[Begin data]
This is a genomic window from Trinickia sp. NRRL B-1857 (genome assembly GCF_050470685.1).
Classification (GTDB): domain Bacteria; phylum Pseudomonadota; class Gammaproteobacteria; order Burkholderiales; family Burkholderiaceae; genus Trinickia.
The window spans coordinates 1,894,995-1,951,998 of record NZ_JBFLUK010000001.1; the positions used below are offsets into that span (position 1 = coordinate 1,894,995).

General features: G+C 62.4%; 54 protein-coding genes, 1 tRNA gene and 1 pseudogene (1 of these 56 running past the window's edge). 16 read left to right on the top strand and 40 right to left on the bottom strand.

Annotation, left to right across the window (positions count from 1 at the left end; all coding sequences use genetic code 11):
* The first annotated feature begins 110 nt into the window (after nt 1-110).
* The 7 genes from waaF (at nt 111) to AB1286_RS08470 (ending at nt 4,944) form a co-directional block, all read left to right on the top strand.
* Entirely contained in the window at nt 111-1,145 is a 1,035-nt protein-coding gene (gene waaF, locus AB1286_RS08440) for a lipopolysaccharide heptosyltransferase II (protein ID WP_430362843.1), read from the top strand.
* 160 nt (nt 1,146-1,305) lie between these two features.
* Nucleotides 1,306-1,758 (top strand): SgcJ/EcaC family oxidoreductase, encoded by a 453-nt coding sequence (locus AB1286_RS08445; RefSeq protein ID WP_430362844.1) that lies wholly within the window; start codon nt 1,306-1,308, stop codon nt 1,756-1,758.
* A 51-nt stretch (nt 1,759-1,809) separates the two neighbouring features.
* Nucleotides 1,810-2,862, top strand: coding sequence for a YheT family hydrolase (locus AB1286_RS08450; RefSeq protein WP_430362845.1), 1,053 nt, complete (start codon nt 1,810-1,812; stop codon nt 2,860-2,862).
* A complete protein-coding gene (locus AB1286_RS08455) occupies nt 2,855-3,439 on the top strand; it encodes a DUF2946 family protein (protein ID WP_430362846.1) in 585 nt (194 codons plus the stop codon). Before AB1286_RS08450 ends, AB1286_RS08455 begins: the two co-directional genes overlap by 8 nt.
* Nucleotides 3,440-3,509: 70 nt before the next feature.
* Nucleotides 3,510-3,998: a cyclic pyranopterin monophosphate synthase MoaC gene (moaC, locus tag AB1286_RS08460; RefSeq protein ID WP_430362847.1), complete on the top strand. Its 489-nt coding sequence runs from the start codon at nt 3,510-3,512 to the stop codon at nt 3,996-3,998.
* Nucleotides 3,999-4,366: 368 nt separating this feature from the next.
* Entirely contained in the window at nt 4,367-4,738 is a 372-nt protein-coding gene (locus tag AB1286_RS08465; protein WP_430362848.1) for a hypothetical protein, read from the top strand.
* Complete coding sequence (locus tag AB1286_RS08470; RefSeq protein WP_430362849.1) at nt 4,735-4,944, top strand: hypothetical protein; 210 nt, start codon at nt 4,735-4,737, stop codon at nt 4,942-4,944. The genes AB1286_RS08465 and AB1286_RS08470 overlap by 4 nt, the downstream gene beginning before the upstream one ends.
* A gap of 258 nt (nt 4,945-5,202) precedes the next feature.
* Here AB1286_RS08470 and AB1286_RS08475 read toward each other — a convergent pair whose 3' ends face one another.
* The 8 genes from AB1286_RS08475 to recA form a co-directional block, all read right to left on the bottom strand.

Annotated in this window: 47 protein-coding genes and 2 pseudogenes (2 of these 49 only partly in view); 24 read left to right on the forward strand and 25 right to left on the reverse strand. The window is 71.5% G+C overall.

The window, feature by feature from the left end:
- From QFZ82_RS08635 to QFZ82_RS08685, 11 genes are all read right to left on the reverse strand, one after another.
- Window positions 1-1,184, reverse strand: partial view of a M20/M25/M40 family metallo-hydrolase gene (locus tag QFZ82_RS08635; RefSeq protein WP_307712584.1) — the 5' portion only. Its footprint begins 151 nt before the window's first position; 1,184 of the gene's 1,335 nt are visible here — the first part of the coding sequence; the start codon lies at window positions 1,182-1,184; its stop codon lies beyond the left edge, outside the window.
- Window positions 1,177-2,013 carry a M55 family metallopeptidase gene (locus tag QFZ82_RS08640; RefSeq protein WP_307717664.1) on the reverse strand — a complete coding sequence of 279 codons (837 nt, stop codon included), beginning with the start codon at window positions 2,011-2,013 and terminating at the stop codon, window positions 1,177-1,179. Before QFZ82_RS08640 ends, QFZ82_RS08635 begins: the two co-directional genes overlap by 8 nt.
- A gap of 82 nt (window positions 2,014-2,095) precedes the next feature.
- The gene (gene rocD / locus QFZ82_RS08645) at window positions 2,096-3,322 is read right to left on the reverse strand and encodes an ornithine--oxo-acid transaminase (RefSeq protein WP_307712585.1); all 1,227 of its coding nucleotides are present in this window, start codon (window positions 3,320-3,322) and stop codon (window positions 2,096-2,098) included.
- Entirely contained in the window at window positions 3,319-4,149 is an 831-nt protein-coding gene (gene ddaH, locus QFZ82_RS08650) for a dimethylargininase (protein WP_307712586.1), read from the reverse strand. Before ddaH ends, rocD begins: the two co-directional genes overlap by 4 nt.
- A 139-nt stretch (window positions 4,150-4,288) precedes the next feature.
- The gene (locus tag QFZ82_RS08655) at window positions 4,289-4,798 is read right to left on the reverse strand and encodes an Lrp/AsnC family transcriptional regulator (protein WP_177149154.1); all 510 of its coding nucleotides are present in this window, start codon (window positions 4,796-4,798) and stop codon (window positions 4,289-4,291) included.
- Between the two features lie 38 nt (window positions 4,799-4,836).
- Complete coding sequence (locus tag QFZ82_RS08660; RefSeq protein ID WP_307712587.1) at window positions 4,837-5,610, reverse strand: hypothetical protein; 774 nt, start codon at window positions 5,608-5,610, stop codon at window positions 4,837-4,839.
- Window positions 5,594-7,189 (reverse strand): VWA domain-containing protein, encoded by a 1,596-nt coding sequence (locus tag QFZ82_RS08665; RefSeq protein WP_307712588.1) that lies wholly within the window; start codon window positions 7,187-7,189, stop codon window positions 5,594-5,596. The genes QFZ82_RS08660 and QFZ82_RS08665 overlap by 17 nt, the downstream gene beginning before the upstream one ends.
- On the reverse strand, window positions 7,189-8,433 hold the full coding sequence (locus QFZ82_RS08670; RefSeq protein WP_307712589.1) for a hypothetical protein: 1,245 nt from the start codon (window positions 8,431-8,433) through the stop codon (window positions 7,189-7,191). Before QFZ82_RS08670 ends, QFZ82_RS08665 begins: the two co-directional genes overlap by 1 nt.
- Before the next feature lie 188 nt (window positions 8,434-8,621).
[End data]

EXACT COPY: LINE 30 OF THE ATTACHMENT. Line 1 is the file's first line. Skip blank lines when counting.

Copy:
- A 139-nt stretch (window positions 4,150-4,288) precedes the next feature.